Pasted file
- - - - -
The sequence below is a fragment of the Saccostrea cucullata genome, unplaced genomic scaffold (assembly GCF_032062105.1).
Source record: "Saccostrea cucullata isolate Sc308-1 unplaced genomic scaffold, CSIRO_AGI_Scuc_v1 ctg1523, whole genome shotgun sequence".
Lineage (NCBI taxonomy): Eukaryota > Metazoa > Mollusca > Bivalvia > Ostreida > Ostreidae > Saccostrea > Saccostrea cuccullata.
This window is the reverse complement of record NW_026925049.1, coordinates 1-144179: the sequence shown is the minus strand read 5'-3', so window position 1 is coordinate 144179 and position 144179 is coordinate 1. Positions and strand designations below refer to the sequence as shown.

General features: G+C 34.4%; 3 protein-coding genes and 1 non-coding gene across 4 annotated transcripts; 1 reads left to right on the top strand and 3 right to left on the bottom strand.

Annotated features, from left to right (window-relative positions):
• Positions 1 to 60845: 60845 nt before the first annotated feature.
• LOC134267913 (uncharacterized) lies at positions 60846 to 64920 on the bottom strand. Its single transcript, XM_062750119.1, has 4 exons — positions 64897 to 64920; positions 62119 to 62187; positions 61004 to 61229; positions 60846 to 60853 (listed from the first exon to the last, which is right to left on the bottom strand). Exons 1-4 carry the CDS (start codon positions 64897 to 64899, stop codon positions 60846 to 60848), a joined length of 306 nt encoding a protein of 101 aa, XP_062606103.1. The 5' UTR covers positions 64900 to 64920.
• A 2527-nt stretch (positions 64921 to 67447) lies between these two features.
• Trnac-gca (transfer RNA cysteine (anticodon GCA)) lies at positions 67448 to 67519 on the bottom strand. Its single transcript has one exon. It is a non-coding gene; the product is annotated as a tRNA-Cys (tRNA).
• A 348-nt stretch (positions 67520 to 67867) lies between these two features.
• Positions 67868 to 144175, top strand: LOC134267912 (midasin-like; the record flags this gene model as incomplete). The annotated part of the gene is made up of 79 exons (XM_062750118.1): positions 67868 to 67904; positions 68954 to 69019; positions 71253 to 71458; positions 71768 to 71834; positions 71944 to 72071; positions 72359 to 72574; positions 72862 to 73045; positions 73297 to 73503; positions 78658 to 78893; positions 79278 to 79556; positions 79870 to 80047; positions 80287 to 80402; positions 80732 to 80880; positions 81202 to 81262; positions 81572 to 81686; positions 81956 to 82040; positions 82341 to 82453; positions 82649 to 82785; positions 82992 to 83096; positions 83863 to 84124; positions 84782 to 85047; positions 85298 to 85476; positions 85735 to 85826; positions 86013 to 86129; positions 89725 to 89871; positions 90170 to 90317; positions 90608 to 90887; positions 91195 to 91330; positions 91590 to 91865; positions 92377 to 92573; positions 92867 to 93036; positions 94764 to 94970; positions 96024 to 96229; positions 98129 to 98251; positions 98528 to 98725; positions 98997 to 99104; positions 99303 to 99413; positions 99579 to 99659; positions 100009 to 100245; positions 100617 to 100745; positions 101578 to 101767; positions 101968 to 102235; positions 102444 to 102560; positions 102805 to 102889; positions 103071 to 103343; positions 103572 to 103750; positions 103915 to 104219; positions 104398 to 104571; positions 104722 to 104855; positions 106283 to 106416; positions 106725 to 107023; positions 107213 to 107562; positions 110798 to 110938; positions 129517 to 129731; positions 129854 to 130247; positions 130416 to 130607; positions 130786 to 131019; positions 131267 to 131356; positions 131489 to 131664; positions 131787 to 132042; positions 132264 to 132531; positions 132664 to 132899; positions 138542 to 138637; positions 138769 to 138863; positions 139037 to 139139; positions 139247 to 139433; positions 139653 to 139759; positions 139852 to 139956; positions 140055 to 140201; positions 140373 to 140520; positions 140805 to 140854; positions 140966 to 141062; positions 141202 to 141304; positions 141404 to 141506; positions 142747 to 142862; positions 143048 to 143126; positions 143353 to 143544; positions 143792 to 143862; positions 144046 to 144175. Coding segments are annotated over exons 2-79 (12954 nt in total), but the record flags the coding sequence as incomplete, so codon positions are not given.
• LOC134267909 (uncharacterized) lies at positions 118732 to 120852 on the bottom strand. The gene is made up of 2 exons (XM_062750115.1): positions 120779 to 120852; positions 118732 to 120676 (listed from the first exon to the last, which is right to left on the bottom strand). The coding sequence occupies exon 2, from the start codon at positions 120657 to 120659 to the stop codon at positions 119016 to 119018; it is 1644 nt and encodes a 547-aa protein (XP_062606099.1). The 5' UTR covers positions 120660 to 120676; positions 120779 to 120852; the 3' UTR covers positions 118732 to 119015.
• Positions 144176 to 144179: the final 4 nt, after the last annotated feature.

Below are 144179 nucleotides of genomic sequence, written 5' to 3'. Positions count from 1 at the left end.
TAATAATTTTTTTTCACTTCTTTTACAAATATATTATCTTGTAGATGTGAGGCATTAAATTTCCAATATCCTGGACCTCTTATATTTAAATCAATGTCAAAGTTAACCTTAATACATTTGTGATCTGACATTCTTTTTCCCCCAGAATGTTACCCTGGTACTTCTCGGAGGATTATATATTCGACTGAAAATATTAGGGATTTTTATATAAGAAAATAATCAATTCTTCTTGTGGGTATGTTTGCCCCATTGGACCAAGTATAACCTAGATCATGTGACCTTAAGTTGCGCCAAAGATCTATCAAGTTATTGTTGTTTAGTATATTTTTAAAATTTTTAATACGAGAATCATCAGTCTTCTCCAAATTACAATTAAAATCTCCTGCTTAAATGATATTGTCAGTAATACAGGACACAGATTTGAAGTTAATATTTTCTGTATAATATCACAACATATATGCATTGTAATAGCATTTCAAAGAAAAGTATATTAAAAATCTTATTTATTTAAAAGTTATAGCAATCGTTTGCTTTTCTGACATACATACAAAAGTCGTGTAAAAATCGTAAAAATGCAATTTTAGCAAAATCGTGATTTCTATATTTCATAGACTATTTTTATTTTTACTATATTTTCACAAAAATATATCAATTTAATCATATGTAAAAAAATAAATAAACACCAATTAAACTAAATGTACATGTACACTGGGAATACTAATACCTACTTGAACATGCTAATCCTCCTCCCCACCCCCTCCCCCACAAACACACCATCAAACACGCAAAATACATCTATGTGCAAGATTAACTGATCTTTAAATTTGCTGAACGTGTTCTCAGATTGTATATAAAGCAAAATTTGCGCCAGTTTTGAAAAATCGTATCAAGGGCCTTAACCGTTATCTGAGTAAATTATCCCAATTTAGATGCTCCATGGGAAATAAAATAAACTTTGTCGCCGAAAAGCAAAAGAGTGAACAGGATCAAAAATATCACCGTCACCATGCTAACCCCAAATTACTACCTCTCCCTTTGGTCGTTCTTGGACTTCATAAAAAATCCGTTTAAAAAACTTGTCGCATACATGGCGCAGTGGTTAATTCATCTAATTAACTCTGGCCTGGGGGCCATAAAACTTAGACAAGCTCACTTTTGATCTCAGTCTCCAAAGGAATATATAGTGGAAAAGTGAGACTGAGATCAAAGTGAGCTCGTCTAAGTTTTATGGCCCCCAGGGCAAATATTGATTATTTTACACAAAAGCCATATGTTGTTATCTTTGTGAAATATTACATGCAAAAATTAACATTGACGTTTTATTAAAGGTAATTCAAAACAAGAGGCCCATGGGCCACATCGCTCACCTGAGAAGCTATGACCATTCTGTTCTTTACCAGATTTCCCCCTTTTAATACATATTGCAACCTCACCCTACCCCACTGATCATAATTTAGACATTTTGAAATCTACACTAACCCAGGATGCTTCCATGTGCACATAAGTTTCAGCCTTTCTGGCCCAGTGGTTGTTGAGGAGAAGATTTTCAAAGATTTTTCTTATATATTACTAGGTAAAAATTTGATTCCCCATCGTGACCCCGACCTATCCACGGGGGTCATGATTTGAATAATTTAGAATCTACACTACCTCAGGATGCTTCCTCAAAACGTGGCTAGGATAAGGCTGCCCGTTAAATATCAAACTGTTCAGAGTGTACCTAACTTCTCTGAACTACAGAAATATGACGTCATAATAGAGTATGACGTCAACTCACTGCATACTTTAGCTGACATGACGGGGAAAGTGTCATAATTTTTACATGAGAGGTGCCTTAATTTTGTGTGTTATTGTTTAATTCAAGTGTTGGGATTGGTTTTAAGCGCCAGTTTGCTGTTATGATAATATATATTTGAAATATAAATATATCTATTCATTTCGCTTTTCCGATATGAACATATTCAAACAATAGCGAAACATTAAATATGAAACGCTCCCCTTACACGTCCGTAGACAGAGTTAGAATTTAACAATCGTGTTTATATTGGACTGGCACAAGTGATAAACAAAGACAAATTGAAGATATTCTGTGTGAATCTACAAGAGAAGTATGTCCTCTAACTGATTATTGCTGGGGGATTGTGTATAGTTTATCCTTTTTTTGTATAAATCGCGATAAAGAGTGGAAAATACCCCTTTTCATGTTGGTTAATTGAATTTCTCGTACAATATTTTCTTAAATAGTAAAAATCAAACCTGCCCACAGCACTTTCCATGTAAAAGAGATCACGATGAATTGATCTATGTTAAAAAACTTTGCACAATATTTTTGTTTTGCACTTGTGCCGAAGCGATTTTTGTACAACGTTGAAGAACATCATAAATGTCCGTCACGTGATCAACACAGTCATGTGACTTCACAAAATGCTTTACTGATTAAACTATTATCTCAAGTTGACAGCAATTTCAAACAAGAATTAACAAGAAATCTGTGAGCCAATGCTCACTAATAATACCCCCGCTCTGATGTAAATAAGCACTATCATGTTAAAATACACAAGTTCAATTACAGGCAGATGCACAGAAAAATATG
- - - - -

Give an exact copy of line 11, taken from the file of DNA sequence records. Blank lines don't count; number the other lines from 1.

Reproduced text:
• A 348-nt stretch (positions 67520 to 67867) lies between these two features.